8. Thermal axion production

    SciTech Connect

    Salvio, Alberto; Xue, Wei E-mail: astrumia@cern.ch

    2014-01-01

    We reconsider thermal production of axions in the early universe, including axion couplings to all Standard Model (SM>) particles. Concerning the axion coupling to gluons, we find that thermal effects enhance the axion production rate by a factor of few with respect to previous computations performed in the limit of small strong gauge coupling. Furthermore, we find that the top Yukawa coupling induces a much larger axion production rate, unless the axion couples to SM particles only via anomalies.

  9. Experimental probes of axions

    SciTech Connect

    Chou, Aaron S.; /Fermilab

    2009-10-01

    Experimental searches for axions or axion-like particles rely on semiclassical phenomena resulting from the postulated coupling of the axion to two photons. Sensitive probes of the extremely small coupling constant can be made by exploiting familiar, coherent electromagnetic laboratory techniques, including resonant enhancement of transitions using microwave and optical cavities, Bragg scattering, and coherent photon-axion oscillations. The axion beam may either be astrophysical in origin as in the case of dark matter axion searches and solar axion searches, or created in the laboratory from laser interactions with magnetic fields. This note is meant to be a sampling of recent experimental results.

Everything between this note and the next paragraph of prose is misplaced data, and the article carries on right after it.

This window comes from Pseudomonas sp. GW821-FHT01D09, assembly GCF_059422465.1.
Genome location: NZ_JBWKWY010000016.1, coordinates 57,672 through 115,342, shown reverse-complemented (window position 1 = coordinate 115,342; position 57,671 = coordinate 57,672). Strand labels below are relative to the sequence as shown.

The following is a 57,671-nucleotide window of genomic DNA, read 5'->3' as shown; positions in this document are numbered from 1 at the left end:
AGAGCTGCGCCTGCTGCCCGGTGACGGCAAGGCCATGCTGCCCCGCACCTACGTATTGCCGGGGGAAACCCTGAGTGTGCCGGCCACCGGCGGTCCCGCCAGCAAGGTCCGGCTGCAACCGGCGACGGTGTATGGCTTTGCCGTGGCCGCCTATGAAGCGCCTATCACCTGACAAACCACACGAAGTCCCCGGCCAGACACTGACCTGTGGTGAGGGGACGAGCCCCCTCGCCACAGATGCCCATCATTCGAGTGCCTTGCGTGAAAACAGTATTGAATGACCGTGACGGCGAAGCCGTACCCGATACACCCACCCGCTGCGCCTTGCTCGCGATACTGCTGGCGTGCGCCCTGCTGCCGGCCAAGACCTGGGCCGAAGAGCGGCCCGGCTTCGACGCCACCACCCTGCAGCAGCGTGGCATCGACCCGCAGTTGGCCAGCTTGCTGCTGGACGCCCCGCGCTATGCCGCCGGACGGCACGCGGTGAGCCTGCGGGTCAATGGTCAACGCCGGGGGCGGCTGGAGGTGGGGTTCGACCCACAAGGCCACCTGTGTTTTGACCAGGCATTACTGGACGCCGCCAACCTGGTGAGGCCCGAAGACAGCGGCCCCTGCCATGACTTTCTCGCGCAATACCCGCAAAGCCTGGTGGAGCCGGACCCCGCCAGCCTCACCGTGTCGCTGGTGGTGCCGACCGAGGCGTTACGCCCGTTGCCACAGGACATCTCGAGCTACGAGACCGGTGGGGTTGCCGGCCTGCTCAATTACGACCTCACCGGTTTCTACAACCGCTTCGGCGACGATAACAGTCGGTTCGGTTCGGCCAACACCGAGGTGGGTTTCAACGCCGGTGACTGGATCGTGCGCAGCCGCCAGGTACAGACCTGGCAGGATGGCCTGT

10. Dense Axion Stars

    NASA Astrophysics Data System (ADS)

    Mohapatra, Abhishek; Braaten, Eric; Zhang, Hong

    2016-03-01

    If the dark matter consists of axions, gravity can cause them to coalesce into axion stars, which are stable gravitationally bound Bose-Einstein condensates of axions. In the previously known axion stars, gravity and the attractive force between pairs of axions are balanced by the kinetic pressure. If the axion mass energy is mc2 =10-4 eV, these dilute axion stars have a maximum mass of about 10-14M⊙ . We point out that there are also dense axion stars in which gravity is balanced by the mean-field pressure of the axion condensate. We study axion stars using the leading term in a systematically improvable approximation to the effective potential of the nonrelativistic effective field theory for axions. Using the Thomas-Fermi approximation in which the kinetic pressure is neglected, we find a sequence of new branches of axion stars in which gravity is balanced by the mean-field interaction energy of the axion condensate. If mc2 =10-4 4 eV, the first branch of these dense axion stars has mass ranging from about 10-11M⊙ toabout M⊙.